Asda has new owners.
The Issa brothers, two entrepreneurs from Blackburn who made billion-pound fortunes running petrol stations, have completed the deal to buy Britain's third-largest supermarket chain.
Asda was valued at £6.8bn, but the brothers and the investment firm TDR Capital paid just £780m.
The rest of the money was borrowed. So how does this kind of deal work? And will it leave Asda with too much debt?
How does the deal work?
This kind of deal is called a leveraged buyout - which means that it involves large amounts of debt.
TDR Capital specialises in this kind of deal. It is also co-owner of EG Group, the worldwide petrol station business which built the brothers' fortune, and which also has large borrowings.
The Issas and TDR each contribute half of the £780m in cash to Asda's former owners, Wal-Mart, which has owned Asda since 1999.
Most of the purchase price - just under £4bn - will be borrowed.
Walmart, the American supermarket which owned Asda for the past 21 years, will retain a small stake in Asda, for £500m, along with a seat on Asda's board.
Then the new owners will sell off parts of Asda to raise the rest of the purchase price.
Asda will sell its warehouses and distribution system for £950m. It will still use them, but in future, it will have to pay rent to their new owners.
And Asda's 323 petrol stations will be sold for £750m to EG Group, adding to the portfolio of more than 6,000 around the world.
The deal is still awaiting approval from the Competition and Markets Authority, which is expected by the summer.
How can you buy a business with such a small percentage of the purchase price?
Buying a £6.8bn business for less than £800m has certainly raised eyebrows, but it is not unusual for buyers to put up only a small fraction of the purchase price in such big deals.
"10% looks low, compared to the average for leveraged buyouts as a whole of around 50%," says Roberto Pozzi, senior vice-president at Moody's, an agency which analyses the riskiness of company's borrowings.
"Keep in mind that it depends also on the stability of the business, and there is no more stable business than supermarkets," he adds.
Firms such as TDR Capital, known as private equity firms, have backed nearly 5,000 buyout deals over the past decade, worth a total of £350bn, according to research firm Preqin - although the Asda buyout is the largest in more than a decade.
How much does Asda owe?
With big debts come fears that paying interest on the debt will suck money away from investing in the business or paying staff.
But interest rates are currently extremely low, which will made Asda's debt burden affordable.
On the £3.7bn of Asda's debt which is being raised on public markets, the interest bill will be just £125m a year, according to Azhar Hussain, head of global credit at the Royal London Asset Management. Leasing back the warehouses will cost about £57m a year.
So the £500m or so of cash which Asda makes each year will easily cover the interest costs incurred in the buyout, leaving plenty spare to pay down the debts and reduce Asda's borrowings even further.
The debt burden will be higher than supermarket rivals Tesco and Morrisons, but it's expected to fall over time as new owners pay the debts off.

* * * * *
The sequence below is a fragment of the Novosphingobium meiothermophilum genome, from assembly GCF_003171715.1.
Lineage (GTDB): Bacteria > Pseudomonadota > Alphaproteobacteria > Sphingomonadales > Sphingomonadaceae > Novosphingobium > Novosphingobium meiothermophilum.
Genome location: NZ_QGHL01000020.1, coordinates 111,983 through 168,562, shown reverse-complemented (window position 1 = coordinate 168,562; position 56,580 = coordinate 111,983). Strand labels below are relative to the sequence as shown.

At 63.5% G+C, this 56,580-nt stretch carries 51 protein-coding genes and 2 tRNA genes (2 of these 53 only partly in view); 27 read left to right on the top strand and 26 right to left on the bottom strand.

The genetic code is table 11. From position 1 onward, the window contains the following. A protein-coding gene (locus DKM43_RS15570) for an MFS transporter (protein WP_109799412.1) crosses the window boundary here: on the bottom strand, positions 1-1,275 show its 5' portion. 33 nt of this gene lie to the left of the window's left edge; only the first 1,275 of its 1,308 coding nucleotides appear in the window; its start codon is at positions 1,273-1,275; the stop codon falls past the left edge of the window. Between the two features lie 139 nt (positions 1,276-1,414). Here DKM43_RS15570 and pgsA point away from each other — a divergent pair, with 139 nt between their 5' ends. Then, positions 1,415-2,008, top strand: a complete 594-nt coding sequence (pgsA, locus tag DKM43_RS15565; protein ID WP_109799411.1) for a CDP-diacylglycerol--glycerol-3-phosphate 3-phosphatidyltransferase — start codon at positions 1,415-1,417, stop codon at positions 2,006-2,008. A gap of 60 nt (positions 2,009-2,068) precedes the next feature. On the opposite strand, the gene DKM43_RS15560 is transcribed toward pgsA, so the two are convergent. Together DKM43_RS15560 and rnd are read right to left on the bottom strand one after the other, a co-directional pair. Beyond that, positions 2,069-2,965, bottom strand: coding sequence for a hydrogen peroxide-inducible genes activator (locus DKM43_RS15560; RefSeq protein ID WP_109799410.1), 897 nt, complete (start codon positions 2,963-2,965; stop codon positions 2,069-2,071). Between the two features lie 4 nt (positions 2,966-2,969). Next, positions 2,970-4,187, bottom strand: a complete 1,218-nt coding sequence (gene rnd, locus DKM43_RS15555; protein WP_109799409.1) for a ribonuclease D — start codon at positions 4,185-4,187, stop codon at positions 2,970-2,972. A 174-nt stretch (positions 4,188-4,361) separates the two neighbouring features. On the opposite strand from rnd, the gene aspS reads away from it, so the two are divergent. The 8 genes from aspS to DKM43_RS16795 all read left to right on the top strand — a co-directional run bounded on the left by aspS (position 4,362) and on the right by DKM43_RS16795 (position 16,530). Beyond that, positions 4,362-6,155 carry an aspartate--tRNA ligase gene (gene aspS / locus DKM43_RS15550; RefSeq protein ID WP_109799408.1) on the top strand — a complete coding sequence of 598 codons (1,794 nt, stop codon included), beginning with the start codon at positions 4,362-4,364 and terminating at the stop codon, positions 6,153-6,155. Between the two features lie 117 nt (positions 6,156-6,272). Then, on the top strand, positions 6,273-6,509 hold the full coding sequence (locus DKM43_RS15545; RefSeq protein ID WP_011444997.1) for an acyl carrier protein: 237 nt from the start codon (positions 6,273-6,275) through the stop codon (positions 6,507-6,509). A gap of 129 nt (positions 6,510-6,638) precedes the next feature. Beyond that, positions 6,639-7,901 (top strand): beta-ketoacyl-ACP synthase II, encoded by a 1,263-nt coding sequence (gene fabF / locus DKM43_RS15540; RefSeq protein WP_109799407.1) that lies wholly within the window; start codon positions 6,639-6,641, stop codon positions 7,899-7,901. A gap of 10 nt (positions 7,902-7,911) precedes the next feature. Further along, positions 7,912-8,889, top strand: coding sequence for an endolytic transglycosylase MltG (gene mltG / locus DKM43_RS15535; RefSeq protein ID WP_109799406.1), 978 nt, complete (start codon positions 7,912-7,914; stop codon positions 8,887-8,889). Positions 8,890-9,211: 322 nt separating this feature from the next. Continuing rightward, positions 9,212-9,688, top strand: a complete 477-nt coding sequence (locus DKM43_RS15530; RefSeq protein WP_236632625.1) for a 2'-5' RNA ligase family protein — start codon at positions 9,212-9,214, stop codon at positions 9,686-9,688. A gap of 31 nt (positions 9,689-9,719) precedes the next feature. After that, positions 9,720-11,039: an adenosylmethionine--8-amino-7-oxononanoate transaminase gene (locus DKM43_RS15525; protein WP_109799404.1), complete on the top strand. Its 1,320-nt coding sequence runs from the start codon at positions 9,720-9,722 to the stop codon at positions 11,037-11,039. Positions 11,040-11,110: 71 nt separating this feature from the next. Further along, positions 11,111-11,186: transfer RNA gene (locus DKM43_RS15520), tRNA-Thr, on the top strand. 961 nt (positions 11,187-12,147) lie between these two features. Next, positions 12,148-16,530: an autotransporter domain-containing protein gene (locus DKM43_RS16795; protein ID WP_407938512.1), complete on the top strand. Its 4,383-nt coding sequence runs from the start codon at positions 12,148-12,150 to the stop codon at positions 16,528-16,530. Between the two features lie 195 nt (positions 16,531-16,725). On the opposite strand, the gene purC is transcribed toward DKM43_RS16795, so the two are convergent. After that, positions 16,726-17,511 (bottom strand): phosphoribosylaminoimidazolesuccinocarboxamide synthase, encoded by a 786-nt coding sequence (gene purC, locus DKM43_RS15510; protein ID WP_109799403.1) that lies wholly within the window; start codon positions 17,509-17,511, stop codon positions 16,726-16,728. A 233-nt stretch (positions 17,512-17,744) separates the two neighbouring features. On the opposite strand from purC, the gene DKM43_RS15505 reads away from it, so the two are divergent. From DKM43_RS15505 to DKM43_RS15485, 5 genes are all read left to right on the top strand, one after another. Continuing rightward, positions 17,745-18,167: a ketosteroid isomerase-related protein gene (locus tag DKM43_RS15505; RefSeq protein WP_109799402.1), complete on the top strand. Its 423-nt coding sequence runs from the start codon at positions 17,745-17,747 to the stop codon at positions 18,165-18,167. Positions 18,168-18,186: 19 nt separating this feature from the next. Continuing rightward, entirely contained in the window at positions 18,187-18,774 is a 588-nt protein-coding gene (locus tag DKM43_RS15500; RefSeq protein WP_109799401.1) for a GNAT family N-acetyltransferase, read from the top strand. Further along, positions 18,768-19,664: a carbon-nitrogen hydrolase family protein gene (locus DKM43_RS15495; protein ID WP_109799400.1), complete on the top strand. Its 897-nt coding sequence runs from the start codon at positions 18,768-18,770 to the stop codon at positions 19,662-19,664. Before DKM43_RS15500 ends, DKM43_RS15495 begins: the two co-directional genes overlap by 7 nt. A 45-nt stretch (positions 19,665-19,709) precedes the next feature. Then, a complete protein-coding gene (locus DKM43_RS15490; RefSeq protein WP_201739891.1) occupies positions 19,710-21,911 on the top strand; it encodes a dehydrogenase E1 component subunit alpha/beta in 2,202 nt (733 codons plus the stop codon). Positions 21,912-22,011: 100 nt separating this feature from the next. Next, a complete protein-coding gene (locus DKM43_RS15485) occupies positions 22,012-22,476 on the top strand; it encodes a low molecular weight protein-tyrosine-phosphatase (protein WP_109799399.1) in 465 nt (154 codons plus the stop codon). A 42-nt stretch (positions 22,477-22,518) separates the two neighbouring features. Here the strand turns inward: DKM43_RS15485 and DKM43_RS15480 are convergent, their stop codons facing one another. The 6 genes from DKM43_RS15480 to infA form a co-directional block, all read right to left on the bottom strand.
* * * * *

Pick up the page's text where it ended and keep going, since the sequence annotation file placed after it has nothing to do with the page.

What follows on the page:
Will customers notice?
Paying back borrowers will be less of an issue than competition from other supermarkets.
Asda may still find itself needing to cut costs, but not necessarily to pay back debts. "Every grocer is cutting costs anyway, because of competition," says Mr Pozzi.
"Now their plan is to become more efficient and put in place a lower cost structure, because that's what everybody is doing."
The Issa brothers are new to the hyper-competitive world of UK supermarkets and they will have to learn fast, at the same time as running a vast forecourt empire.
"It won't be easy and they will probably have to work harder to stand still," says Mr Pozzi.
As the third-largest supermarket in the UK, Asda has seen its market share fall as discounters Aldi and Lidl have grown.
Asda is behind in the fast-growing and profitable convenience store business, where Sainsbury's Local and Tesco Express have grown rapidly.
The new relationship with EG Group gives it a chance to open convenience stores in petrol stations.
What else does private ownership mean?
Buyout deals can be extremely profitable for the new owners. Just suppose they pay 10% of the purchase price in cash. If they increase the value by 10%, all that increase in value goes to them, so they've doubled their money.
Big buyouts are often controversial. The GMB union, which represents Asda workers, said Asda was "a profitable company that does not need to be loaded with debt" and labelled the sale of the warehouses "asset-stripping".
There are stories of businesses where private equity buyouts have led to underinvestment and subsequent collapse. Debenhams is often cited as an example. But most of the thousands of private equity buyouts do not end that way.
Businesses with big debts pay much less tax on their profits. They can deduct the interest payments from their profits before calculating how much tax to pay, which reduces their corporation tax bill.
So that's a lower contribution to the costs of schools, hospitals and everything else taxes pay for.
Companies owned by private investors are not listed on the stock exchange, meaning private investors can't participate in its future success by buying shares.
However, many pension funds will still invest in the new Asda, either by lending their share of that £4bn of debt or investing in TDR Capital.